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September 23, 2008     Cape Gazette
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September 23, 2008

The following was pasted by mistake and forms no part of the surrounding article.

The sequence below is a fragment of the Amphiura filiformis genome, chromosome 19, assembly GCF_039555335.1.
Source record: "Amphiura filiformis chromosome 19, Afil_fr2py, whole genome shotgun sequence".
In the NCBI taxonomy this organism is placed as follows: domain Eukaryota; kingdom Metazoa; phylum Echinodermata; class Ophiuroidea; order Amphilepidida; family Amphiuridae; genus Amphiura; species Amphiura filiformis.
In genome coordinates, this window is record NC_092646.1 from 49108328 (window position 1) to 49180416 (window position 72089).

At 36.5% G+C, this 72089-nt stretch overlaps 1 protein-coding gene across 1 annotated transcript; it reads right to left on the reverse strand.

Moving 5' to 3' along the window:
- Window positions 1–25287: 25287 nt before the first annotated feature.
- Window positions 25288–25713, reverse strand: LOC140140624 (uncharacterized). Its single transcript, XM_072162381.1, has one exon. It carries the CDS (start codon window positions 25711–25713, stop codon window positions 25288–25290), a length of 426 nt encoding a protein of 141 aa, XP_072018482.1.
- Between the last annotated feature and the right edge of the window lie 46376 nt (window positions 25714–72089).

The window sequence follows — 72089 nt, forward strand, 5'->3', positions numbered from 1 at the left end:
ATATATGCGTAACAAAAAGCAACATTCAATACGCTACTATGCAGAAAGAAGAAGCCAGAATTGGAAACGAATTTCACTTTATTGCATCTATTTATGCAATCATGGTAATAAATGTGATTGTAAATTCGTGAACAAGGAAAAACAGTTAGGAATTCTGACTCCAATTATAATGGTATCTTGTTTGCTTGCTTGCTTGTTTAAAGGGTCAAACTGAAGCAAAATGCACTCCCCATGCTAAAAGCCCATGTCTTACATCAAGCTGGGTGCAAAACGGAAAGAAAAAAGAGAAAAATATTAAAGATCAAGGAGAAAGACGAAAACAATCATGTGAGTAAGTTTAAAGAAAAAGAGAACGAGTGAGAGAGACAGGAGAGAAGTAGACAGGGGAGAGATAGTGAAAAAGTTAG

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T 4 TUESDAY, SEPTEMBER 23 - THURSDAY, SEPTEMBER 25, 2008 NEWS Cape Gazette Students sink teeth into sandtiger shark research Delaware Bay research aims at saving species By Leah Hoenen he sun is starting to climb as the Tank heads out into the Delaware Bay. It's the second trip of the day;, hours earlier, the boat's crew - a fisheries scientist and three of his students - laid thousands of feet of fishing lines across the Delaware Bay. Now, they are returning to the lines to see what they have caught. What they are hoping to fred is sandtiger sharks. Fierce-looking sandtigers, with their rows and rows of razor-sharp, jagged teeth, are the largest predators that make a regular appearance in the Delaware Bay. Captured sandtigers are popular for aquariums because, while they look fero- cious, they are actually quite docile. Beyond their shy, peaceful personali- ties, scientists know little about the sharks. "My research is important to get base- line information on the species," said Delaware State University graduate stu- dent Johnny Moore. This is Moore's third summer on the bay tracking sandy-brown tiger sharks. But he's not complaining. He is working on groundbreaking research on a species that could be disappearing. The day is wanning up, but the breeze from the water is cooL Moore explains that there are no population estimates for sandtiger sharks, a problem he hopes his research will help remedy. Moore's'advisor, fisheries professor Dewayne Fox, pilots the boat up the bay, heading for the teams' flagged buoys. The sharks are considered a species of special concern. At one time, fLshermen caught many sandtigers, but after 1998, the numbers of accidentally caught sandtiger sharks fell off sharply, Fox said. The National Marine Fisheries Service this year plans a status review that could lead to placement on the endangered species list, Fox said. Researchers will spend the day catch- in_g, tagging and trackin_g sandtigers in the bay, to figure out what makes the bay so appealing to them. "One of the fLrSt things you need to know when you'r doing an assessment is where they go and when they're there," said Fox, chairman of the Department of Natural Resources and Environmental LEAH HOENEN PHOTO CRADLING A NEWLY TAGGED Sl-lARKare (I-r) Naeem Willett, Jennifer Hampton and Johnny Moore, Control Finfisheries Advisory Council. Moore is working with gradu,.a, te stu- dent Naeem Willett, who is wrapping up graduate research on sandbar sharks, and undergraduate Jennifer Hampton, a re- cent transfer from the University of Hawaii. F.da is a nmsery Scientists know that young sandtiger sharks head to the Delaware Bay after they are born, or pupped. The estuary is a nursery ground where sharks fend protec- tion from predators and plenty of food. As summer wanes, the sharks leave the bay and head south. Moore says there isn't much the sharks won't eat - they prey on almost any smaller fish. They have baited ...... the . 1,000- foot lines with chunks of mackerel. Fox pilots the boat up to a flag and a stu- dent grabs it. They take turns pulling in the line, hand over hand, pulling fksh offbaited lines. The line is pulled in quickly;, each two-meter-long section of thick fishing line dan- gling from it is pulled off and put in a plastic can - hooks around the rim. Live fish are quickly un- hooked - some dripping blood from fresh shark bites - and re- leased. The remains of unfortunate dogfish that became lunch to a sandtiger are tossed aside. The researchers use special hooks with barbs that are depressed, to avoid tearing the skin of the sharks, minimizin_g stress. Several sandbar sharks went for the mackerel too, " and, like the dogfish, they are "  released. The sandtigers are often found around submerged structures in the bay, such as shipwrecks or artificial reefs, and at points where water depth changes, such as at the edge of a sandbar, Moore said. T00g=gt00t00r At each place the baited lines are pulled in, Moore notes water tempera- ture, salim'ty and dissolved-oxygen levels, information that might help him draw a correlation be- tween water condi- tions and shark be- havior. Willett says know- ing what the water is like at each location helps researchers dis- cover where sharks are likely to be found. Fox said scientists have found male sandtiger sharks are more commonly found in shallower, less saline water than females, which tend to congregate in deeper, saltier water. A sandtiger comes into view, shimmer- ing below the surface of blue-green water, as the line pulls it closer to the side of the boat. Instantly, the team moves into high gear. They prepare to do surgery on the sharks - on-deck for the smaller sharks, over the side of the boat for larger ones. This one is large. Moore pulls out his sur- gery kit - scalpel scissors and suture material, which is doused in the disinfec- tant Novalsan. He dic- tates numbers to Fox from the tracking de- vice he will implant in the shark. It is black and slightly sticky;, its faint ticking sound will be picked up by" hydrophones within and without the bay. This team is working with re- searchers from the University of Rhode Island and federal : agencies. sandti sharks i. aquaria are often ones caught in the De'ware Bay Hydrophones in other waters will iden- tify these sharks by re- ceiving information sent by the implanted tags. W'fllett and Hamp- ton anchor them- selves on board with their legs against the side of the boat. They lean far over and cradle the shark against the side of the boat as Fox turns a rope in- to a sling. Sharks, once turned upside down, will enter a sleep-like state, almost as if anesthesia had been administered. As soon as the shark is rolled over, it stops moving, as if in a deep sleep. Moore makes a quick incision on the shark's pale underside, but the skin is thick and tough and resists the cut. Leaning over the side, Moore pushes the tag under the skin and begins to suture. Fox said all the materials he and his stu- dents use minimize the impact of their research on the sharks. The tags are ex- pensive, and the team will not learn any- thing if tagging the sharks harms or kills them. As Moore finishes his sutures, Fox cuts two wedge-shaped tags out of the shark's SUBMITTED PHOTO DELAWARE STATE UNFIr'ERSITY fisheries professor Dewayne Fox leans over the side of a work boat, preparing to operate on a shark. tail f'm. He says those wili be analyzed for DNA. Before the shark can go, Moore has to insert another tag next to its dorsal fro. This tag will win a reward for fisher- men, a hat, if they catch the shark and mail in the tag. The shark's length is not- ed, and it is let go. It suddenly overcomes its drowsiness and swims away. The next shark is small enough it can be brought on board to be tagged. Fox es- timates its age at 3 years. Upside down on wet towels, the shark is still while Fox cuts a short incision and inserts a tag. Hampton pours bay water over the shark's head and gills and the team works fast to avoid causing undue stress. Tracking bay's data Fishing isn't all the students have planned for the day. They have to down- load tracking data stored in each hy- drophone before they head in for the evening. There are 72 hydrophones throughout the lower bay. Signals from the sharks' acoustic tags are picked up by the hy- drophones, helping researchers keep track of the sharks' movements. Downloaded onto a laptop computer, the transmissions tell researchers which fish - shark or sturgeon or other tagged species - passed by, at the exact time on which day. Data from the hydrophones allows scientists to develop models to predict where these sharks will be and when, leading to a better understanding of sandtiger behavior. Moore said he hopes his research will give scientists enough insight into shark habits that they can develop protection measures for them, such as limiting ac- cess to nursery areas. The sun is now low as they head home. After a long day on the water, the re- searchers know they still have work to do. When the sharks have headed south for the year their focus will shift off the water and to developing the models fed- eral officials can use to try to save the species.